‘He called me from an airport, and at first I thought it was just about congratulating me for the ArtRebels collection. But then he said that he’d gotten a new job, that he wanted to create a better IKEA for the future, and that he’d come to think of me. There was no plan and no agenda, he just wanted me to think about it and get back to me. I immediately knew that it could be the beginning of something big,’ she recalls.  

Carla hung up the phone, and then got to work. For the next fortnight, she holed up with her business partner Simon Caspersen. They tirelessly researched, brainstormed, and generated ideas. Eventually, they came up with the idea of a non-profit, future-living lab. Simon was on a sabbatical from his job at ArtRebels to pursue his passion for documentary film-making, but Carla asked him to reconsider the career change. ‘I told him I wanted to pitch a three-year project and asked if he’d be on board with that. Then we flew to the Netherlands to present the idea.’

Four years later, Carla and Simon give us a tour of the bright, airy offices in Copenhagen, which take up three floors of a repurposed industrial building. The three-year contract with IKEA has been prolonged indefinitely, and the team has grown to more than 20 employees. In addition to the permanent staff, SPACE10 invites specialised teams to join the lab for short-term residencies. The results of the innovation lab have garnered worldwide attention. IKEA is just one of many large companies to launch innovation labs, which tend to focus on how the business model of the company might be disrupted and how the company can be part of disruptive innovation instead of becoming a victim of it.

IKEA had identified five macro-trends likely to affect its business model, and based on those, Carla and her crew – Simon, Guillaume Charny-Brunet and Kaave Pur – decided to focus on three main areas. SPACE10 would examine the potential as well as the challenges posed by circular economies, digital empowerment and social interaction. The core element of the quartet’s work is also one of the main ideas employed by IKEA in its marketing material: they want to create a better everyday life for as many people as possible.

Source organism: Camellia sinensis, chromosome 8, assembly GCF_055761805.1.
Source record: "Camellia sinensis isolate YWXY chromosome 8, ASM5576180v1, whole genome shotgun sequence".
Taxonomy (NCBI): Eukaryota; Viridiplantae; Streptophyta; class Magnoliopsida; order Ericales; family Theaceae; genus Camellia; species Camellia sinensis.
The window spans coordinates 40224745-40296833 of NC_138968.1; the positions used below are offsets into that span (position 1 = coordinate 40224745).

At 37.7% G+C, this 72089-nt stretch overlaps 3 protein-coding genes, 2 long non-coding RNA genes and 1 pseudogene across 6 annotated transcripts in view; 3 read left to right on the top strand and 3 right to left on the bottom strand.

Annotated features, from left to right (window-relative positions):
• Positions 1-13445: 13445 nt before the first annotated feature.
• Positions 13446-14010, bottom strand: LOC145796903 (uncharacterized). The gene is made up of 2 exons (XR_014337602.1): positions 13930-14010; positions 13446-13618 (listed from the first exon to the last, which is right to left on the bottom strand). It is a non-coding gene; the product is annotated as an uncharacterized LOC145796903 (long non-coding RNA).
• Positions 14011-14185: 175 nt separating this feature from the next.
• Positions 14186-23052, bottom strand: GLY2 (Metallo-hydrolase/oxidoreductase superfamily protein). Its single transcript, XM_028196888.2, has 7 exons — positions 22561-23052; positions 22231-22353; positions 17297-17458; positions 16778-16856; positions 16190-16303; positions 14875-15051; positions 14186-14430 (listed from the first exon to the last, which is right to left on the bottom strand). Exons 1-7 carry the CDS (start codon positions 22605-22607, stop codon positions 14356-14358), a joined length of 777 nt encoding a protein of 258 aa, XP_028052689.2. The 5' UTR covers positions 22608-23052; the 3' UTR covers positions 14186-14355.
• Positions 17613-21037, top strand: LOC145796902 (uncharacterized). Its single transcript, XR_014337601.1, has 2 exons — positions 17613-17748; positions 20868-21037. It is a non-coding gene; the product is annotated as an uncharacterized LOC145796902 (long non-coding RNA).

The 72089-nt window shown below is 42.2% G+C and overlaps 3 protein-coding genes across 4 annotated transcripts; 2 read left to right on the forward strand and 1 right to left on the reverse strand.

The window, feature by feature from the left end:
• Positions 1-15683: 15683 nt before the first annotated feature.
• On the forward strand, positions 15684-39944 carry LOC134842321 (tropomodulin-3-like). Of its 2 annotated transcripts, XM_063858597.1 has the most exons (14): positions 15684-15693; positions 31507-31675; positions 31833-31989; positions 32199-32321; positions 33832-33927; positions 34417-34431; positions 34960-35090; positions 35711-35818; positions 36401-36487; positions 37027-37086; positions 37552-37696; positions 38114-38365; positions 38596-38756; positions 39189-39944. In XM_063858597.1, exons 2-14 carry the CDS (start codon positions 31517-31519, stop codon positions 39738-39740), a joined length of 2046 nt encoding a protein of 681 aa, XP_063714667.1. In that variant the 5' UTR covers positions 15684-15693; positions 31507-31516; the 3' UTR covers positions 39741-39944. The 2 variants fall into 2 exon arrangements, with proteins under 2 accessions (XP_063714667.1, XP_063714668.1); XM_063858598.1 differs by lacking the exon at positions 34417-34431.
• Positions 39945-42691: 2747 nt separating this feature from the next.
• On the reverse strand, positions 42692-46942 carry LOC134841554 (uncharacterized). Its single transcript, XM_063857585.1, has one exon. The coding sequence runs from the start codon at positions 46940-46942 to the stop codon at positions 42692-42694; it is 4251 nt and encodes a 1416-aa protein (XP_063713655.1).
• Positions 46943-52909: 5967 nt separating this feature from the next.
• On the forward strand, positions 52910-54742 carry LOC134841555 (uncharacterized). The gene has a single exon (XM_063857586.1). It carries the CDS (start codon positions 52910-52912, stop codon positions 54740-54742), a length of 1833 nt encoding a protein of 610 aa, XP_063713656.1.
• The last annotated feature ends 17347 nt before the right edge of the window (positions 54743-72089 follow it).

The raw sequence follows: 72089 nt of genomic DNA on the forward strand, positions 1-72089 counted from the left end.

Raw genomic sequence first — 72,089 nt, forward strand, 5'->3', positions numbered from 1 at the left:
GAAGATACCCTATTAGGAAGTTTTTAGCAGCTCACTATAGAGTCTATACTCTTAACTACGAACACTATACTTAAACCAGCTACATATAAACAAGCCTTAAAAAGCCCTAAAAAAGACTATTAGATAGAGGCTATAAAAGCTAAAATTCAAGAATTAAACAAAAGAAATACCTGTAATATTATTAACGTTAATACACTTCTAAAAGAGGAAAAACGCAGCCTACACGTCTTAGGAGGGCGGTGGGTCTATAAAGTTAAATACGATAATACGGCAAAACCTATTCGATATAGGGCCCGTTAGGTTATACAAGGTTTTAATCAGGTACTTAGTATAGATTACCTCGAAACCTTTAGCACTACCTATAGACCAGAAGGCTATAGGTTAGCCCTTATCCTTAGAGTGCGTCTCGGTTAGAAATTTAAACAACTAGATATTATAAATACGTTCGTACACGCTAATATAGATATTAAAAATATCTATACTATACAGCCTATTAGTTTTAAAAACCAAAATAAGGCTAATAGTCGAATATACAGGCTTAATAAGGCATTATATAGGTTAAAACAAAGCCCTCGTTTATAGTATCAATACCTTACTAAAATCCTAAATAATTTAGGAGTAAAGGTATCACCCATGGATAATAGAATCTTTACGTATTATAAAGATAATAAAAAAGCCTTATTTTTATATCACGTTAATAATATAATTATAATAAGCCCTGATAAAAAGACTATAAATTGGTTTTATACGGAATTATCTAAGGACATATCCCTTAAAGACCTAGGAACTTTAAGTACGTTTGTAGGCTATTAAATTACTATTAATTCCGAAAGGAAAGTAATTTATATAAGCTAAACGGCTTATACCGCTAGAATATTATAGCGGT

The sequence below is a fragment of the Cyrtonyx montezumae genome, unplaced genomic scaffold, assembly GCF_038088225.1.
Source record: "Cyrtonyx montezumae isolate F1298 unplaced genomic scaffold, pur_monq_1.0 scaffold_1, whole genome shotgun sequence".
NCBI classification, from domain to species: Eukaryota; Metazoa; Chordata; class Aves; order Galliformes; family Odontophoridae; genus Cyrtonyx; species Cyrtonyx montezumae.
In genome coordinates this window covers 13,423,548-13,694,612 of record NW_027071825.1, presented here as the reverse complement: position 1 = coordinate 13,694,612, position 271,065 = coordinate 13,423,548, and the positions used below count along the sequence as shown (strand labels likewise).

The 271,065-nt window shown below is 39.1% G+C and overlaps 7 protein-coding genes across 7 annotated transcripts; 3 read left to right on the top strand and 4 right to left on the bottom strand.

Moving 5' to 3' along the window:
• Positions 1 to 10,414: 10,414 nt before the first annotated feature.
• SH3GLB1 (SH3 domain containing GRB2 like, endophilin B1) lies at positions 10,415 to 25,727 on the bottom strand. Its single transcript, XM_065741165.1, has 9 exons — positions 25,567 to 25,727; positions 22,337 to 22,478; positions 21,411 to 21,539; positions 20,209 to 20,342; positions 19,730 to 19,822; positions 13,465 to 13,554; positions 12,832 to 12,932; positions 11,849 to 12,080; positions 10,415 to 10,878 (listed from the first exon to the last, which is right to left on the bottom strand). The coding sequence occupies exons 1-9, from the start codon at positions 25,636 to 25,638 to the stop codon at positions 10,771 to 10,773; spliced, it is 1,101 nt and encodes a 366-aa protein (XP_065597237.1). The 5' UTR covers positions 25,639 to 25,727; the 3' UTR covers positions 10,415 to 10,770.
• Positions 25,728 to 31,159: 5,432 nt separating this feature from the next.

While the team has the freedom to pursue whatever projects they find most interesting, they’ve chosen to focus partly on areas where IKEA is already an active player.

’We have been pragmatic when choosing the research areas, but mostly because it made sense to us and aligned with our own interests,’ Carla says. ‘As an example, we knew that IKEA focuses more and more on food, so it made sense for us to examine how we can ensure food security and sustainability in the future, and when we learnt that IKEA owns one of Europe’s biggest property development companies, it made sense for us to focus more on shared living. We focus on the areas that seem the most relevant to us, but those are also areas where it might be relevant for IKEA to invest.’

Within these fields, the team has developed several projects that have sparked the interest of global media. Headlines were made when SPACE10 presented three potential new versions of the popular, traditional meatballs sold at IKEA; one option was made out of insects, another from urban farming produce, and the third comprised general food waste. A large research project, consisting of a playful, colourful website with a survey that examined people’s attitudes to co-living, also caught attention. And when SPACE10 presented their vision for self-driving cars, it wasn’t those sleek, robotic machines shown by other innovation labs; they had recast the self-driving vehicle as a room on wheels. In the research report on self-driving cars, the lab presented seven prototypes, ranging from stylish living rooms to farm stands, medical clinics and mobile offices.